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Medway Maritime Hospital Requires improvement

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Inspection report

Date of Inspection: 31 December 2013
Date of Publication: 26 February 2014
Inspection Report published 26 February 2014 PDF | 106.08 KB


Inspection carried out on 31 December 2013

During an inspection in response to concerns

The inspection was carried out in response to anonymous concerns raised with CQC during December 2013, and concentrated solely on the hospital's emergency department.

The Board of Directors had been aware since the NHS England review in May 2013 that the emergency department was not fit for purpose in relation to its design and capacity for people attending from the surrounding areas. A representative from the NHS Trust told us that a Clinical Health Planner had been appointed to facilitate the emergency department development, and to work with the emergency department team to agree the changes that were required. The Chief Executive told us that the management had received confirmation during December 2013 that work to improve the design and capacity of the department could go ahead.

We found that some changes had been implemented in response to the NHS England review. This included some additional staffing for day and night shifts, for both doctors and nursing staff. We were informed that recruitment procedures were in place for further increases in staff, but there was difficulty in obtaining staff with the suitable experience and qualifications to work in this department.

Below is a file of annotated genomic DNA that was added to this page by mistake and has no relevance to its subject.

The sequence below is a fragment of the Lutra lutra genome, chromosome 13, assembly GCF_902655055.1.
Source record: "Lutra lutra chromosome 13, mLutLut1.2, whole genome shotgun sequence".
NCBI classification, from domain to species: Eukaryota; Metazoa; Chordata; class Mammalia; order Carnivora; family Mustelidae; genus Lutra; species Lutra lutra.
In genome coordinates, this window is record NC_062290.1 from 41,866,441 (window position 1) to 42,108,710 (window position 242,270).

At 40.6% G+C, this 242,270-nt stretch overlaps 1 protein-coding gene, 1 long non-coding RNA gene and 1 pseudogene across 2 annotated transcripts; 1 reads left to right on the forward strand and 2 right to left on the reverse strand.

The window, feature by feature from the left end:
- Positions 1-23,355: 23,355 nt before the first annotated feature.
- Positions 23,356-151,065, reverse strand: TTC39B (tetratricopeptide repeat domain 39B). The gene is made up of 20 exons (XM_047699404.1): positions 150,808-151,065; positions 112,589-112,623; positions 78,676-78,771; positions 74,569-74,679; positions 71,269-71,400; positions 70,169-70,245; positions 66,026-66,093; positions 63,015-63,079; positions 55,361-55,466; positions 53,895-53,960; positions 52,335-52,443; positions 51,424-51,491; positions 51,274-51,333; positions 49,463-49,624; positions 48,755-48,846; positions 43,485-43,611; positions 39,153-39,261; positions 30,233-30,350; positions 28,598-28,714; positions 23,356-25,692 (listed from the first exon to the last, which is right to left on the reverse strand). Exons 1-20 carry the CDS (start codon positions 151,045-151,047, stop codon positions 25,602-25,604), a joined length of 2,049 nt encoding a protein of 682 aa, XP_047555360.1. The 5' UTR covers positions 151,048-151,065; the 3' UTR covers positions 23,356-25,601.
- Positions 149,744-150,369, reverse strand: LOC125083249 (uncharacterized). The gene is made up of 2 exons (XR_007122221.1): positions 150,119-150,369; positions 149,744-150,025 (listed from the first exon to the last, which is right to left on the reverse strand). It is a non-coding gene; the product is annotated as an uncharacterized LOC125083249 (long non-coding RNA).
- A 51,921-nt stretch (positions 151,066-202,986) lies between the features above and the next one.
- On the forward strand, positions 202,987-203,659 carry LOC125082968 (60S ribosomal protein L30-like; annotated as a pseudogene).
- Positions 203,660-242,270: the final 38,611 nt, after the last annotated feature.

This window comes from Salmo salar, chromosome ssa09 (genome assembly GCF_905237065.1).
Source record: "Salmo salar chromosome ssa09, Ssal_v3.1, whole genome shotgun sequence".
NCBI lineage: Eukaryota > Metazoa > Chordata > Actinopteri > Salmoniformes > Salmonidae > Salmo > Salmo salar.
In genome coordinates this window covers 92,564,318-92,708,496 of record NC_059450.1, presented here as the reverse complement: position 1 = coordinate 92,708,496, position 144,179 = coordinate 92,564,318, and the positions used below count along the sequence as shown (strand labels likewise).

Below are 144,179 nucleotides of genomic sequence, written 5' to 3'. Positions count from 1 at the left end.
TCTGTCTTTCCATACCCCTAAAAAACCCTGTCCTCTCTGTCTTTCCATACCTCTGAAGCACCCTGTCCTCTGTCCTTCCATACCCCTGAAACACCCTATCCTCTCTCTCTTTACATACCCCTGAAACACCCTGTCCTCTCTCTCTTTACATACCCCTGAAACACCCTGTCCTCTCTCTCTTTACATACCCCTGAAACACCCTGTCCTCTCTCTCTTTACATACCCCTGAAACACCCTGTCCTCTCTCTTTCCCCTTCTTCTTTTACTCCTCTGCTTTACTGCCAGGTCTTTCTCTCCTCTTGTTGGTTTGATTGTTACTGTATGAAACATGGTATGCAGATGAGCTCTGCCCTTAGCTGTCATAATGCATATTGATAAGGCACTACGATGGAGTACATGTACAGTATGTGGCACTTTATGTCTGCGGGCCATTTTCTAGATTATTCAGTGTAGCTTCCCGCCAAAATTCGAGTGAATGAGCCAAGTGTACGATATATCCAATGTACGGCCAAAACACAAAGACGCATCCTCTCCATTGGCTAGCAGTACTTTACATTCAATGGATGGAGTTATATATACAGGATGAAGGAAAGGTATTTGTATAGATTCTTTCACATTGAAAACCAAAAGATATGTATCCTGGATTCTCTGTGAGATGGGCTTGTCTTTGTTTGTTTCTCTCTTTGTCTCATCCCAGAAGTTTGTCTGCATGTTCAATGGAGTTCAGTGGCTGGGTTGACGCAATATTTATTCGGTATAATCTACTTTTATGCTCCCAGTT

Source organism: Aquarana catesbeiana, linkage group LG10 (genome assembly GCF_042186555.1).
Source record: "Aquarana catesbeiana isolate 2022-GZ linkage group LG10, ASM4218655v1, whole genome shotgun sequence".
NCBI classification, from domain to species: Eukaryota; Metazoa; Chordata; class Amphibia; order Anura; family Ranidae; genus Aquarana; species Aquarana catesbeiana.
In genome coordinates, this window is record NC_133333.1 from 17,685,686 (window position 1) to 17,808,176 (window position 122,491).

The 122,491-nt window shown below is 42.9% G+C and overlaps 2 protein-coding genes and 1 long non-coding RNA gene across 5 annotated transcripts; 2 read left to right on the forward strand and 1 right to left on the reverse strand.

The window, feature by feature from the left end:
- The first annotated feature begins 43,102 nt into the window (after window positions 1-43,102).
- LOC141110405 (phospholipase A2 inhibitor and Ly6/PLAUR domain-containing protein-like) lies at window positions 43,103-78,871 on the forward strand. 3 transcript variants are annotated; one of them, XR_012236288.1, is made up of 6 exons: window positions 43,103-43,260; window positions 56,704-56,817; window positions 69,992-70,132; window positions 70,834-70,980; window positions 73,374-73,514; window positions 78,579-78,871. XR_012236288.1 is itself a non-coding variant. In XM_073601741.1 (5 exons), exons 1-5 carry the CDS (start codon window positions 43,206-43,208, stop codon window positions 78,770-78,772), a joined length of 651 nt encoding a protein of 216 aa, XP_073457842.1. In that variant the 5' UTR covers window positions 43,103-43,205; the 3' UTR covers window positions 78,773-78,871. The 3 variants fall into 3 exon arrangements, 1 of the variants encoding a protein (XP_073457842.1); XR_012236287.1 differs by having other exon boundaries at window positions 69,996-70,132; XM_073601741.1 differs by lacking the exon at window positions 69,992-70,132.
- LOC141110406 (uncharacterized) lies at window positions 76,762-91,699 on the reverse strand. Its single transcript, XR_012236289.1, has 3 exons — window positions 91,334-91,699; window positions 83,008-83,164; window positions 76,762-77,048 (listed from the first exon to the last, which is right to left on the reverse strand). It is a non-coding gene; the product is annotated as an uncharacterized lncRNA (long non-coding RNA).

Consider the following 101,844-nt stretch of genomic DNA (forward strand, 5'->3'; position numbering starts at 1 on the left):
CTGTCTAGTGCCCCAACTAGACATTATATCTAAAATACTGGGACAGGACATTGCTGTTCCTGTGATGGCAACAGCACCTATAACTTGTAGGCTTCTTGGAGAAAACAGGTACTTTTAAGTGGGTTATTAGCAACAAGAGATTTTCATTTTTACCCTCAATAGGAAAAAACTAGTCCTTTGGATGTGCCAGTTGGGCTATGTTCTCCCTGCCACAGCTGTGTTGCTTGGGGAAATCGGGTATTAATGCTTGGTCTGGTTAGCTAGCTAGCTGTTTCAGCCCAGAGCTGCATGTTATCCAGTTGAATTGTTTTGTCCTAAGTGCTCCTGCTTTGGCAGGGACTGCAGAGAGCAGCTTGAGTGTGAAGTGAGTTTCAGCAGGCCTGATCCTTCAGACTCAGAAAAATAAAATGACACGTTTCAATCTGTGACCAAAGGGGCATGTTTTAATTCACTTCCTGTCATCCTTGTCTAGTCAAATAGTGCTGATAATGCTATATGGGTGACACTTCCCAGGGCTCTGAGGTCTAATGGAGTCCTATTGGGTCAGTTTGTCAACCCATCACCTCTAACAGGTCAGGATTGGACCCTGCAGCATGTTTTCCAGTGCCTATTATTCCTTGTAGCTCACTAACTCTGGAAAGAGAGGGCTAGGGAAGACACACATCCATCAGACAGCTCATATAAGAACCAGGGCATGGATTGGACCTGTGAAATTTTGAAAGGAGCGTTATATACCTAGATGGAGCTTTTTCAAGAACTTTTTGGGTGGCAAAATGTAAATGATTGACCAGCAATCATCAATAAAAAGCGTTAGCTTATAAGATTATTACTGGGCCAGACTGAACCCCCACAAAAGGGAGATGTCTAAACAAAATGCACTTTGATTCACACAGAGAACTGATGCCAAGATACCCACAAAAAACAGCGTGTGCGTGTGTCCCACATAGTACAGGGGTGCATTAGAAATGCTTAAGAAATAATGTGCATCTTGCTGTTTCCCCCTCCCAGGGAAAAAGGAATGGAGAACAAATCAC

The anonymous information sent in to CQC was primarily in relation to the care and welfare of people receiving treatment in the emergency department, and in regards to cleanliness and infection control in the department. The inspection team therefore concentrated on these two outcomes.

The inspection team consisted of four CQC Inspectors, and one specialist advisor in NHS emergency departments. We commenced the inspection at 07.00, so that we could assess the impact of the numbers of people who had attended the department during the previous night. Two inspectors and the specialist advisor concentrated mainly on assessing people�s care and welfare during their time in the emergency department. Two other inspectors concentrated mainly on the management of infection control within the department. The inspection visit lasted for over eight hours. We talked with people receiving care, relatives, staff and management during this time.

The department�s lack of capacity in respect of facilities and numbers of doctors and nurses on duty was severely impacting on the care and treatment provided to people attending the department, especially those arriving by ambulance. The hospital had insufficient cubicles and trolley bays to provide placements for people being brought in. A mobile unit was in use outside the emergency department and was adjacent to the ambulance bay. This was called the Vanguard unit, and was being used during the day times as an overflow area where patients being brought in by ambulance could be assessed. It was installed as part of the programme of work to improve the design and capacity of the department. Patients should have been in this unit for a maximum of 30 minutes (according to the Trust's policy), before being moved into the main department. This was not happening in practice due to the lack of capacity of the facilities in the main department, and due to insufficient numbers of medical and nursing staff. There was subsequent overcrowding in the unit, as well as in the main department. The unit had also been opened overnight prior to our visit, to try and ease overcrowding in the main department.